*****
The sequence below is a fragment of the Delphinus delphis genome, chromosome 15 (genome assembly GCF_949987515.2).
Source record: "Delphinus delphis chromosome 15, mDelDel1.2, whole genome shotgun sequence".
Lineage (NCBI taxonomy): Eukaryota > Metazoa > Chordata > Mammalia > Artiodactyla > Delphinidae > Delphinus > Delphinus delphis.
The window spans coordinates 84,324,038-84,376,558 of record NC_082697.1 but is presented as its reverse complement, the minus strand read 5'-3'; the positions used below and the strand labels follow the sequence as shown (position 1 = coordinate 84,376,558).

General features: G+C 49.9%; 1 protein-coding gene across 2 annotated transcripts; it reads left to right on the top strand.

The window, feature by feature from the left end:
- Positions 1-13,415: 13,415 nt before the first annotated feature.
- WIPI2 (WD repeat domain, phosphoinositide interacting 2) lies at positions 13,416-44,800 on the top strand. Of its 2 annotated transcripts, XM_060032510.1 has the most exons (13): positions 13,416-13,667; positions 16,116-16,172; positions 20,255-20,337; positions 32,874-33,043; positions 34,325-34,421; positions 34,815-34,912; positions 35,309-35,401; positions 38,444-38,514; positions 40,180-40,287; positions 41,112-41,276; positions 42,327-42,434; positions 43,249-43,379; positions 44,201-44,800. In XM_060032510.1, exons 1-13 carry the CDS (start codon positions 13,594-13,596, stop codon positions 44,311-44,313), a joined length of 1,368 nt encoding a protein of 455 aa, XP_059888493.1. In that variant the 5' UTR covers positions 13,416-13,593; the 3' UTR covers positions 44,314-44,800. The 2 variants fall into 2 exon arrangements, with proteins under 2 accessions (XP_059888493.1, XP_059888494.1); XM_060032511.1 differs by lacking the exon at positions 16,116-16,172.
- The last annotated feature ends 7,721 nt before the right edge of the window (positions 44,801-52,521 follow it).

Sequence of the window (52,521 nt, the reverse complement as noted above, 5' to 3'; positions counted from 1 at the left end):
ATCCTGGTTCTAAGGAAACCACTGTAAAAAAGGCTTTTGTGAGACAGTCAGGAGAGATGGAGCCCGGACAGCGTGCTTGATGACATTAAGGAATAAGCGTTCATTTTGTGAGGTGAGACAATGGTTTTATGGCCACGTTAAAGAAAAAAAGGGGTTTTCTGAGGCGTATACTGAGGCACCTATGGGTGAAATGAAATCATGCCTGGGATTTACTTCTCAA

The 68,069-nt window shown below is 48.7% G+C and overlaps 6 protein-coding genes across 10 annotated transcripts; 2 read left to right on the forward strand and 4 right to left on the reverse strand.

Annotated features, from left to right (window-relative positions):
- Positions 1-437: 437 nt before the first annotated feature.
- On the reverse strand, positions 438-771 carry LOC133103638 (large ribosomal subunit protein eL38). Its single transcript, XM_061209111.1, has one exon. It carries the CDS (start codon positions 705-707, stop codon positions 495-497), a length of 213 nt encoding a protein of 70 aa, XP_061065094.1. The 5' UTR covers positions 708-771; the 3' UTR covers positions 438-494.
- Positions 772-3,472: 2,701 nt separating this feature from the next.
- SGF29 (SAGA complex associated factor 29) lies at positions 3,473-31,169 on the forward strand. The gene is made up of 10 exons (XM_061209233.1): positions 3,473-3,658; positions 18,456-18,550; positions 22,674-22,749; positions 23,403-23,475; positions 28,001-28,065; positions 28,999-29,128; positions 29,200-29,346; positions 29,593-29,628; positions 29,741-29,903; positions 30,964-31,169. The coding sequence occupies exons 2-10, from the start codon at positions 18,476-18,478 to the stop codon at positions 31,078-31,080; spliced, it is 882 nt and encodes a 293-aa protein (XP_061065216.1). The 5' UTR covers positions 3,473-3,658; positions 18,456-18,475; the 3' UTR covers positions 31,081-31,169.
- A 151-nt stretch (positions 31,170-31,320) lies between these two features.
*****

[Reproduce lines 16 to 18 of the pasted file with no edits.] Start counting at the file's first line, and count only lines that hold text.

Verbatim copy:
- Positions 772-3,472: 2,701 nt separating this feature from the next.
- SGF29 (SAGA complex associated factor 29) lies at positions 3,473-31,169 on the forward strand. The gene is made up of 10 exons (XM_061209233.1): positions 3,473-3,658; positions 18,456-18,550; positions 22,674-22,749; positions 23,403-23,475; positions 28,001-28,065; positions 28,999-29,128; positions 29,200-29,346; positions 29,593-29,628; positions 29,741-29,903; positions 30,964-31,169. The coding sequence occupies exons 2-10, from the start codon at positions 18,476-18,478 to the stop codon at positions 31,078-31,080; spliced, it is 882 nt and encodes a 293-aa protein (XP_061065216.1). The 5' UTR covers positions 3,473-3,658; positions 18,456-18,475; the 3' UTR covers positions 31,081-31,169.
- A 151-nt stretch (positions 31,170-31,320) lies between these two features.